Full Stack Laravel 10 & React JS | SPA Authentication | Part 1
Sahil Kumar
1 year ago
Full Stack Laravel 10 & React JS | SPA Authentication | Part 1

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Introduction

Full Stack Laravel 10 & React JS is a robust technology stack used for building modern web applications. When combined, they provide a seamless and intuitive user experience that is both responsive and secure. One critical aspect of building such applications is implementing authentication, which ensures that only authorized users can access sensitive data and perform specific actions.

To implement SPA authentication in Full Stack Laravel 10 & React JS, Laravel Sanctum is a lightweight and token-based authentication package that can be used to secure API endpoints. Laravel Sanctum allows developers to generate and manage API tokens, which can be used to authenticate users' requests and provide access to protected resources.

When using Laravel Sanctum for SPA authentication, developers can choose to implement either stateless or stateful requests. Stateful requests involve persisting a user's authentication state on the server-side, while stateless requests do not. In stateful requests, the user's authentication state is stored on the server, and the user is identified using a session cookie. In contrast, stateless requests involve sending the API token with each request, and the server verifies the token's validity before responding.

Implementing stateful requests in Laravel Sanctum involves configuring session driver and stateful domain, while implementing stateless requests involves setting up middleware that checks for the token in the request headers.

Overall, Full Stack Laravel 10 & React JS with Laravel Sanctum provides developers with a robust and secure way to implement SPA authentication. Whether using stateful or stateless requests, Laravel Sanctum makes it easy to manage user authentication and authorization, providing developers with a secure and flexible way to build modern web applications.

Click here to read Part 2.

Creating APIs For SPA (React.js) Authentication Using Laravel 10 & Laravel Sanctum

Laravel is a PHP web application framework that provides a simple and elegant syntax to create web applications. Laravel 10 is the latest version of the Laravel framework. Laravel Sanctum is a package that allows you to create secure APIs for your web applications.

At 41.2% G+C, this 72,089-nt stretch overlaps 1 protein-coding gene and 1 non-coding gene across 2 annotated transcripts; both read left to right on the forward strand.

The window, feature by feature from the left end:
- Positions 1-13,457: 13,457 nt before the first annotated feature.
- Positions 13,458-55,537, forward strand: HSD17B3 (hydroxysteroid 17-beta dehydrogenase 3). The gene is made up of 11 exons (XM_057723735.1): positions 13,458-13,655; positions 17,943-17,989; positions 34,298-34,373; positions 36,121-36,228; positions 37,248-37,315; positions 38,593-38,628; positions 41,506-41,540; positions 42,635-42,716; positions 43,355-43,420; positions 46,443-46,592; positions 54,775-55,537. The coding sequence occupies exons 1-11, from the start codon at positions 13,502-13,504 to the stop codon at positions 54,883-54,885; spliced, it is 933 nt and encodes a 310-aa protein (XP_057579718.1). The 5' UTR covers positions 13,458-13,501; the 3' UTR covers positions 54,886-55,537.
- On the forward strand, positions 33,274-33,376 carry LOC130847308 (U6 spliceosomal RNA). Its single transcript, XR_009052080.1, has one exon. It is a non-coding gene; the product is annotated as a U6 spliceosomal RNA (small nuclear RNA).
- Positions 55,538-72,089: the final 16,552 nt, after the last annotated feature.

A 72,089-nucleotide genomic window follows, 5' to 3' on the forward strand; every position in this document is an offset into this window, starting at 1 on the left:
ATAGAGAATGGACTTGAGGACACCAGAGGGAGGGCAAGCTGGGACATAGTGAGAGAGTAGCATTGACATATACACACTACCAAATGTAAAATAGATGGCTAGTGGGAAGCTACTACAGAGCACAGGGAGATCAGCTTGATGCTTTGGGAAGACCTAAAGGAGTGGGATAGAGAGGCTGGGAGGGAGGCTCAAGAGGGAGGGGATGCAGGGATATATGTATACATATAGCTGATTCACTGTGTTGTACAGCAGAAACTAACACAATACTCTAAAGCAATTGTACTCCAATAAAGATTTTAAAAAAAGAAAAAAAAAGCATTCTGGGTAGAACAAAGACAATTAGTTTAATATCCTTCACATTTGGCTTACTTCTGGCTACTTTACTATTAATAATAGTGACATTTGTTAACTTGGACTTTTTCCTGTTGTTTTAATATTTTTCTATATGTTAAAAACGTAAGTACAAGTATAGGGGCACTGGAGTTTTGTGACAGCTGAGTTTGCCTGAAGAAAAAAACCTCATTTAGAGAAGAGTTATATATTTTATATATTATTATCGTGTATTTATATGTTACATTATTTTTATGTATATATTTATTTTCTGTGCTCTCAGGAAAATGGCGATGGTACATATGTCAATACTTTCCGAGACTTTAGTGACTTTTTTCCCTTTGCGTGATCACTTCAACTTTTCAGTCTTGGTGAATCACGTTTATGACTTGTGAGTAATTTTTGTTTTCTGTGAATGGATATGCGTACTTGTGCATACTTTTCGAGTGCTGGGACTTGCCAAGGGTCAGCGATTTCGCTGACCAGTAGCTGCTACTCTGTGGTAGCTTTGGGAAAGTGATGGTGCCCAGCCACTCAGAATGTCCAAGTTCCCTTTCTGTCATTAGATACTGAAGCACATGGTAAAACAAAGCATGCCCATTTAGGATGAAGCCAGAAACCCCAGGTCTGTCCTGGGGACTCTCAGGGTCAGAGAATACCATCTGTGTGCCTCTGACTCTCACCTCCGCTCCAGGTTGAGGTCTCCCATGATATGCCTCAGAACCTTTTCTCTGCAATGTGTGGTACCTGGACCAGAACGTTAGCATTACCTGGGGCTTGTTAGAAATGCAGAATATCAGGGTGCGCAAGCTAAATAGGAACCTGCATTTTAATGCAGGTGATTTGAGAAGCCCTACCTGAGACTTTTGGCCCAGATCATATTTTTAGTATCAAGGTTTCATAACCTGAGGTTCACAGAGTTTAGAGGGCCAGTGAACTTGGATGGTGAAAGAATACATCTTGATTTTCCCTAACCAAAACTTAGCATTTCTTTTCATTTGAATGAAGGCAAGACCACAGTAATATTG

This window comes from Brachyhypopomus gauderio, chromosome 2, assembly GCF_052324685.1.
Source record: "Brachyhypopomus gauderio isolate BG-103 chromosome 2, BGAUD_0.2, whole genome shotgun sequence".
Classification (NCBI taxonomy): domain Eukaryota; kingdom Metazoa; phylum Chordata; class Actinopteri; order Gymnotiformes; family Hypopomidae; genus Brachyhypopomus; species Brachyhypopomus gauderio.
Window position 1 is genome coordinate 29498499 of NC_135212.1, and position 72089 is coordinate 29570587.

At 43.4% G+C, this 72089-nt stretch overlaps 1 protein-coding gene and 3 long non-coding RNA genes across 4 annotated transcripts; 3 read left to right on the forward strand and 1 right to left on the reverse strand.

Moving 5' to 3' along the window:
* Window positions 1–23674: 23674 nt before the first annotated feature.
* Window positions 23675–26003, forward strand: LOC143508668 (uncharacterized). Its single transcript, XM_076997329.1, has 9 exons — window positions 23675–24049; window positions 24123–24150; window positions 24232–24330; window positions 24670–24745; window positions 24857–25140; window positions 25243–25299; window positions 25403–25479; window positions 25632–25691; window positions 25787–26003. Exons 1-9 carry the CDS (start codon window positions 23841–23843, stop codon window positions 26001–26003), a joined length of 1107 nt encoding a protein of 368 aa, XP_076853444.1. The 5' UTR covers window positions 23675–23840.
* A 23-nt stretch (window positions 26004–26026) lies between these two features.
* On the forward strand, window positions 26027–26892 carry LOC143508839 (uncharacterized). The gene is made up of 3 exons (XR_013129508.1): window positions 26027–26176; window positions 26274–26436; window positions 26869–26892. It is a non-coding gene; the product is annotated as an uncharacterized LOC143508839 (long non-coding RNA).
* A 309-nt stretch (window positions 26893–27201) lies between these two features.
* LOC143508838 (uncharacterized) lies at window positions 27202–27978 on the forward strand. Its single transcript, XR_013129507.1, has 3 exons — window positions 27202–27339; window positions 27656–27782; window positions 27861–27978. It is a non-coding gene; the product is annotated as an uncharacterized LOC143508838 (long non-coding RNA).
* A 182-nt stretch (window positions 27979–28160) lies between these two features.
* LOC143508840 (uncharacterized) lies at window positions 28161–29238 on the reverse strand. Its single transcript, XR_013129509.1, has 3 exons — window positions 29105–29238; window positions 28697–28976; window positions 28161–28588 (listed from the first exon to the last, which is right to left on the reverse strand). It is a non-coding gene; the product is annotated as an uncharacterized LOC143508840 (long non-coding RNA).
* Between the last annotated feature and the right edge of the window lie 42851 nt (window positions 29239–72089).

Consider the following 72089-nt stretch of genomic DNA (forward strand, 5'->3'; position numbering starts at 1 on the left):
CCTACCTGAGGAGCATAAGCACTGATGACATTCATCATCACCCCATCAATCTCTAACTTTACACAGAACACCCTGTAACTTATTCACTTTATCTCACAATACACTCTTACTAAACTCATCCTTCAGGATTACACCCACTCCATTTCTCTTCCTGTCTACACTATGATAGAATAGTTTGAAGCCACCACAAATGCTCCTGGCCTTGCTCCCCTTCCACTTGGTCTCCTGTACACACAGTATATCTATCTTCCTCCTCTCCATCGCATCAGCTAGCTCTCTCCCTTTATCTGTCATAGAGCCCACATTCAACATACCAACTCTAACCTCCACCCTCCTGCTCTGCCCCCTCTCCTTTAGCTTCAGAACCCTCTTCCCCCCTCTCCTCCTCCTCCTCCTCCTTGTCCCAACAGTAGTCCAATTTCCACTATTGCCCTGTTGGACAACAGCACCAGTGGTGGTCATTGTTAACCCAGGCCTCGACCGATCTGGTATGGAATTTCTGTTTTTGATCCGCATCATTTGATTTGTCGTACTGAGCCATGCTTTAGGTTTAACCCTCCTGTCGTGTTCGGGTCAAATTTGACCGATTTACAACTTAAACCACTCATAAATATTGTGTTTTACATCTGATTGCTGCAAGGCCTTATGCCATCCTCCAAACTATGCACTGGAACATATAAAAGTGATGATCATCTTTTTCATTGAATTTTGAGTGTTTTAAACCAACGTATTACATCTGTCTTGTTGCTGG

Here are the steps to create APIs using Laravel 10 and Laravel Sanctum:

Step 1: Install Laravel

Create a new Laravel project by running the following command in your terminal:

composer create-project laravel/laravel backend

This will create a new Laravel project in a folder named backend.

Step 2: Configure ENV File

FRONTEND_URL=http://localhost:3000
SESSION_DOMAIN=localhost
SANCTUM_STATEFUL_DOMAINS=localhost:3000

DB_CONNECTION=mysql
DB_HOST=127.0.0.1
DB_PORT=3306
DB_DATABASE=full_stack_laravel_react_js
DB_USERNAME=root
DB_PASSWORD=

BROADCAST_DRIVER=log
CACHE_DRIVER=file
FILESYSTEM_DISK=local
QUEUE_CONNECTION=sync
SESSION_DRIVER=cookie
SESSION_LIFETIME=120

Add SESSION_DOMAIN and SANCTUM_STATEFUL_DOMAINS in the env file in Laravel, it is recommended for security purposes.

SESSION_DOMAIN sets the domain for session cookie, which helps to prevent cookie-based attacks such as session hijacking or CSRF attacks. If you do not specify a domain, Laravel will use the current domain of the application.

SANCTUM_STATEFUL_DOMAINS specifies a list of domains that are allowed to make stateful requests to your application's endpoints protected by Laravel Sanctum. This helps to prevent cross-site request forgery (CSRF) attacks.

If you do not set SESSION_DOMAIN and SANCTUM_STATEFUL_DOMAINS, Laravel will use the current domain of the application by default. However, if your application is accessed by multiple domains or subdomains, it is recommended to set these variables in order to enhance security.

Enter your database credentials and set SESSION_DRIVER=cookie

SESSION_DRIVER=cookie means that Laravel is using cookies to store session data. When a user logs in to your Laravel application, a cookie is set in their browser to store their session data. This cookie is then sent back to the server with each subsequent request, allowing Laravel to retrieve the user's session data and maintain their state across requests.

Using cookies for session storage is a common practice in web applications, as it allows for a simple and efficient way to maintain user state. However, it's important to note that cookies can be vulnerable to certain types of attacks, such as cross-site scripting (XSS) and cross-site request forgery (CSRF). Laravel includes built-in protection against these types of attacks, but it's still important to be aware of the risks and take appropriate security measures.